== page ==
I’m not really inclined to defend Rutherford B. Hayes. But I’m annoyed that Obama repeated the stupid apocryphal tale about Hayes rejecting the telephone. This isn’t because I care all that much about Hayes or even our presidents knowing all that much about their predecessors.
I am annoyed because it shows a complete lack of understanding of late 19th century Republicans. Given that Hayes was a pretty typical Republican insider of the Gilded Age, he almost certainly saw one thing when he first heard of the telephone.
The technological innovations of the Gilded Age were largely developed to facilitate the corporate expansion of monopoly capitalism and few inventions did more to help capitalists than the telephone. Technological innovation was the name of the game. Hayes understood this.
Of course, there is much to dislike about Hayes. We can’t exactly blame him for the Compromise of 1877, even if it made him president.
We can however damn him for his speech “The Reconstructed South.” Given in Atlanta on September, 24, 1877, Hayes was on a tour of the South to help smooth over the Compromise of 1877 and bring the nation together behind a version of Civil War memory that covered up the racial strife that had led to the war. Addressing this portion of his speech to the freed slaves, Hayes said:
What troubles our people at the North, what has troubled them, was that they feared that these colored people, who had been made freedmen by the war, would not be safe in their rights and interests in the South unless it was by the interference of the general government. Many good people had that idea. I had given that matter some consideration and now, my colored friends, who have thought, or who have been told, that I was turning my back upon the men whom I fought for, now, listen! After thinking over it, I believed that your rights and interests would be safer if this great mass of intelligent white men were let along by the general government. And now, my colored friends, let me say another thing. We have been trying it for these six months, and, in my opinion in no six months since the war have there been so few outrages and invasions of your rights, nor you so secure in your rights, persons, and homes, as in the last six months.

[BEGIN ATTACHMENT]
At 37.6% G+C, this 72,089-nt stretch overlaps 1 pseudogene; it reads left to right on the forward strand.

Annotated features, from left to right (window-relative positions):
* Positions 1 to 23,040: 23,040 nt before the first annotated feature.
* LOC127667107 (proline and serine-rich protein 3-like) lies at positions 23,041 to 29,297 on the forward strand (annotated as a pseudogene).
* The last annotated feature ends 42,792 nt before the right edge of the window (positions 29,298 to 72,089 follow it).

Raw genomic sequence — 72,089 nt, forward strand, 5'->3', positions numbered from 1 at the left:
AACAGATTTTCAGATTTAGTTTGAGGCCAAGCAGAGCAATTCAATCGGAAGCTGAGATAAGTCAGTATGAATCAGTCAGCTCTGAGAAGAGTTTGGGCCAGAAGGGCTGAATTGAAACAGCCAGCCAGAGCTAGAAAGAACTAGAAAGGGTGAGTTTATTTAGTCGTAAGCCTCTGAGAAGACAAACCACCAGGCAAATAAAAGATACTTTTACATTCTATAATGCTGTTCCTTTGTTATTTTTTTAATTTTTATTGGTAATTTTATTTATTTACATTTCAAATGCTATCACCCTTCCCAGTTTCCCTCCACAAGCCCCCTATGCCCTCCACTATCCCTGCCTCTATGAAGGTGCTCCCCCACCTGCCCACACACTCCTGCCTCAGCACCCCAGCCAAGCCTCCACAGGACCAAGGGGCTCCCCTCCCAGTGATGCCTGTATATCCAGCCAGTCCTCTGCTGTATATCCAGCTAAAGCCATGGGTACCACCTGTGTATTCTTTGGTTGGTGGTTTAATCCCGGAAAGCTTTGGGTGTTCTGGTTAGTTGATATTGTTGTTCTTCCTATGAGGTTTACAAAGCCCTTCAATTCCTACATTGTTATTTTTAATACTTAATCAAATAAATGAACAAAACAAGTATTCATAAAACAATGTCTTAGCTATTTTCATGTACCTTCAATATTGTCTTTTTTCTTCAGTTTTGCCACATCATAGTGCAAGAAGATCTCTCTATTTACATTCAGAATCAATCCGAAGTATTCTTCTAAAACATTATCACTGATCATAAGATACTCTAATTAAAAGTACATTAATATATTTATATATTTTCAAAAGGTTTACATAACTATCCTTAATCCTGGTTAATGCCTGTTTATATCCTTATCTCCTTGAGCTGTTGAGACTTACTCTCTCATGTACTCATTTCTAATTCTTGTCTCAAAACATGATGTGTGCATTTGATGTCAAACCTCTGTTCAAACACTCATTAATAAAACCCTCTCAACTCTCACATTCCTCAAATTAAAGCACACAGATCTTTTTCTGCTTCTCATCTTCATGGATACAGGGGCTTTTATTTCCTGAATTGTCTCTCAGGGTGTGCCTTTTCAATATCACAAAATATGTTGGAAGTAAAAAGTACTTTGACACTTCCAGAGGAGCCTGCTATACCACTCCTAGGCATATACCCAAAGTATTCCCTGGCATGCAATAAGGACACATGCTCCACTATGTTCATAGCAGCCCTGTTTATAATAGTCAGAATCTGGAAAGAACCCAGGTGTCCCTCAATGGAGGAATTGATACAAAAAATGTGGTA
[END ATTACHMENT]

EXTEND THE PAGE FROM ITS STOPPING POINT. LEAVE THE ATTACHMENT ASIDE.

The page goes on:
How did leaving “the great mass of intelligent white men” in charge of race relations work out for African-Americans?
Not to mention that the Hayes years saw the final crushing of Native American resistance on the Great Plains.
So go ahead and slam Rutherford Hayes if you want. But can we please do it for the right reasons?